Our focus on the improvement of your game continues as we move away from the putting green and now look at another important factor in golf, the short game. Essentially, the short game is all facets of the game that do not require a full swing of the golf club. This includes chipping and greenside bunkers, as well as pitches (half or three quarter swing shots) within 100 yards of the green.
Before we go too far down that road though, let’s look at the overall state of your tool box (your golf clubs) and see what a general plan of attack is.
Visualize a typical round of golf for you at the course you play the most during a season. As you move through the holes and shots in your mind, tally up how many times you hit each club. Remember that you may have up to 14 clubs in your bag. Now that you have tallied up the times you hit each club in your round, look at your results. There will probably be a few clubs that you hit many times, and some clubs that you might not hit at all. There may also be some times where you find yourself hitting some of your shorter clubs with half or three quarter swings because you don’t have a club that ‘fits’ that distance.
My advice on the make up of your set is this. Your driver or three wood (main club used to tee off) is essential. So is your putter. Fill in the majority of the rest of your set with irons. At the top end (longer clubs), which is the club that you can use most confidently? For most people, this is probably a five iron. You may notice that irons sets rarely have the very difficult to hit three-iron and four-iron anymore. These have been replaced by the easier to hit and more versatile hybrid club.
At the lower end of the set (shorter clubs), which is the shortest club that you still need to swing fully in order to reach a certain yardage? For example, do you swing your pitching wedge fully on every shot or do you use a full swing 70% of the time and use half swings the other 30%? You may have noticed that most iron sets now come with a gap wedge (stamped with the letter A, G, U or another letter) and a sand wedge that look the same as the other irons in the set, only shorter.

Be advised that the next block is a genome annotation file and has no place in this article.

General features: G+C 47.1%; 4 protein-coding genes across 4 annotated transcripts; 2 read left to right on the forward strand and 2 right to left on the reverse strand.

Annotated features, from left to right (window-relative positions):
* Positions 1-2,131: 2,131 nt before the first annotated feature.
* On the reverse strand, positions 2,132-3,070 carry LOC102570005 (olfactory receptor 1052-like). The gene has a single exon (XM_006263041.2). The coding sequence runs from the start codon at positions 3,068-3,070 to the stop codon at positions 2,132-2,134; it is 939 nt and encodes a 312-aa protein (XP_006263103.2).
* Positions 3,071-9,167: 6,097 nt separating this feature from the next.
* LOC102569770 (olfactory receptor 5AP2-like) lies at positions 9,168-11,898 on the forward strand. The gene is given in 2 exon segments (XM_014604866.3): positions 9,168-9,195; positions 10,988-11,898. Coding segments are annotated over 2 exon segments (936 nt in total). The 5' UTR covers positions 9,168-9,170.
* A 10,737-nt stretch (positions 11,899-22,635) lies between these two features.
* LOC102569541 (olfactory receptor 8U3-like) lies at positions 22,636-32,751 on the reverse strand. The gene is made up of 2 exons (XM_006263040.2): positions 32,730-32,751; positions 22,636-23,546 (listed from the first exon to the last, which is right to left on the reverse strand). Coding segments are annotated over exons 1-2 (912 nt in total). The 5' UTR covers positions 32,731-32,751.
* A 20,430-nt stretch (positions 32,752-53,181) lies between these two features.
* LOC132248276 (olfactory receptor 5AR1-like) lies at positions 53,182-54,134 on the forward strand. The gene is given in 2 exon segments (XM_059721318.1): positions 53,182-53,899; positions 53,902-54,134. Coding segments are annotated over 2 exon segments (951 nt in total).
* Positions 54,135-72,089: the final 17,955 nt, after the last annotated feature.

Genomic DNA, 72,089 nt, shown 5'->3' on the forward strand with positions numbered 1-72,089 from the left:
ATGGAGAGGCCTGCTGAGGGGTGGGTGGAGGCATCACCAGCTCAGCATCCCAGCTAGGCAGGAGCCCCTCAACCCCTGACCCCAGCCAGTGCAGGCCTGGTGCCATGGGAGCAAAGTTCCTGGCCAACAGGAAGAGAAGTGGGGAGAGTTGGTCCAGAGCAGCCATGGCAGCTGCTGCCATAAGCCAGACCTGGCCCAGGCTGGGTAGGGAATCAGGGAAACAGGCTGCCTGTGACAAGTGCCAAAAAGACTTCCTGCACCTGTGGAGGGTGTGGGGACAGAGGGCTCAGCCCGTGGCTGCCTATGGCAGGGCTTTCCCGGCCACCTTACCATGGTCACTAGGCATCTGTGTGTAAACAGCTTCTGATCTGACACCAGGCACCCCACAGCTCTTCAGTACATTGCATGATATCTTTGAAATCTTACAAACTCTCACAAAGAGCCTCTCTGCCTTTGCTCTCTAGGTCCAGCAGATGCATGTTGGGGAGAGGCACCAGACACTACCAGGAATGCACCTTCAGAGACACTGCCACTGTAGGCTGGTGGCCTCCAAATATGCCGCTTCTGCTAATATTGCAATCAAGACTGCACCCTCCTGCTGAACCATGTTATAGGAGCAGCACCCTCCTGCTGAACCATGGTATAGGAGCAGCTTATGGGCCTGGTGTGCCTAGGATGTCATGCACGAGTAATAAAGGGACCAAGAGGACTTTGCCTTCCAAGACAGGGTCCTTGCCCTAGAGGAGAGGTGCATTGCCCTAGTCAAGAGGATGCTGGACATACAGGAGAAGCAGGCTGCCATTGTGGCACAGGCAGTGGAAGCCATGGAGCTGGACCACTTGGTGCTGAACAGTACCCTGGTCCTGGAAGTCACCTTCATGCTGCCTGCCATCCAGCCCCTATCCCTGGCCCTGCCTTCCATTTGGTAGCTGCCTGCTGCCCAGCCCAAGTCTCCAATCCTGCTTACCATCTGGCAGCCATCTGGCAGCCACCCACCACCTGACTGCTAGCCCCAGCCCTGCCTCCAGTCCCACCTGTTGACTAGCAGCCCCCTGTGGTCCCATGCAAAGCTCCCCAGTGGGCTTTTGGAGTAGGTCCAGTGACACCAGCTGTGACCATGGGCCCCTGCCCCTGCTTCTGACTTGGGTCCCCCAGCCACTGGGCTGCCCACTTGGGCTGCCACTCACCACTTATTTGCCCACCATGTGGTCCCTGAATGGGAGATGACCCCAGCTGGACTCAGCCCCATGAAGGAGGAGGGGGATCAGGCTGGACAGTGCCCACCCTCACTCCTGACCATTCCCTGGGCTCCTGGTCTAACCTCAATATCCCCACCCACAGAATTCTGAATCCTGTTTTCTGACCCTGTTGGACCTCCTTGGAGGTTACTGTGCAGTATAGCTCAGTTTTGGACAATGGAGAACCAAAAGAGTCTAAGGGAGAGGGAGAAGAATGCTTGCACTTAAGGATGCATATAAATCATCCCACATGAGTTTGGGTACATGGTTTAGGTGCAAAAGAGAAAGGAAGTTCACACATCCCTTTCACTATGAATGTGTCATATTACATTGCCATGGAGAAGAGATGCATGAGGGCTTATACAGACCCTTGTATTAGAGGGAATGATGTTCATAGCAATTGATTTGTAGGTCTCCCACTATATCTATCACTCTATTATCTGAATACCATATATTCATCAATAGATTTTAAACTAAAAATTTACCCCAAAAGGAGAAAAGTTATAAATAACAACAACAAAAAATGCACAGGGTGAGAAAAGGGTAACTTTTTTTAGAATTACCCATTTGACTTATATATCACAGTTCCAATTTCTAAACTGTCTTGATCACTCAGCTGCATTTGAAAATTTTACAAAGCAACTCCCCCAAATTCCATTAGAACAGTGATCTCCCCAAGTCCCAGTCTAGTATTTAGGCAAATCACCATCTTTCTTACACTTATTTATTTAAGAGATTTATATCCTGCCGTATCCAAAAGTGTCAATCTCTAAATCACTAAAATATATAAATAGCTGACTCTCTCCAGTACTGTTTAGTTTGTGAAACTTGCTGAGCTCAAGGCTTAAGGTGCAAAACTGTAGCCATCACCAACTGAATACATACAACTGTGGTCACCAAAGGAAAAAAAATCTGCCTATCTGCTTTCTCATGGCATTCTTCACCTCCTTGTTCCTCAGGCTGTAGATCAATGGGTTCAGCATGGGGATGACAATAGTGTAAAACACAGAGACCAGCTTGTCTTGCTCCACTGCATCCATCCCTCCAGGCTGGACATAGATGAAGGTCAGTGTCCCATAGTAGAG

This is for several reasons. First, lofts on irons have strengthened, mostly due to equipment manufacturers having the desire to market that their clubs go further than their competitors. This means that what may have been a five-iron 15 years ago is now stamped as a six-iron. This of course makes the three-irons and four-irons even less lofted and even more difficult to hit. As an extension, that’s why in a typical eight-piece iron set these days, there may be hybrid clubs (easier to hit) in place of the long irons, and sometime included are the gap wedge and sand wedge which are essentially the nine-iron and pitching wedge from yesteryear!
With all that being said, you may now have a ‘core set’ as follows: driver, five-iron to pitching wedge (6 clubs), gap wedge, putter. That’s nine clubs, leaving potentially five more to add to your set. Most likely, you will need at least two clubs at the top of the set to use for second shots on par fives, and tee shots on the shorter par fours and long par threes. We can look at the makeup of these longer clubs in a future column.
On the bottom end of your set, you will likely need at least two more wedges to add to help you with scoring. You’ll likely find that these clubs will be used frequently in your round, right behind your driver (or main club you use to tee off) and your putter. You may think that you don’t need all these wedges. But perhaps it helps to remember that although these clubs are stamped as ‘pitching wedge’ and ‘gap wedge’, as stated before, there lofts and characteristics are essentially a nine-iron and pitching wedge.
Essentially, worry more about what these clubs do, as opposed to what they look like.
In our next column, we will tackle the important factors in selecting what these two wedge additions will need to be in order to give you the most bang for your buck and help lower your scores!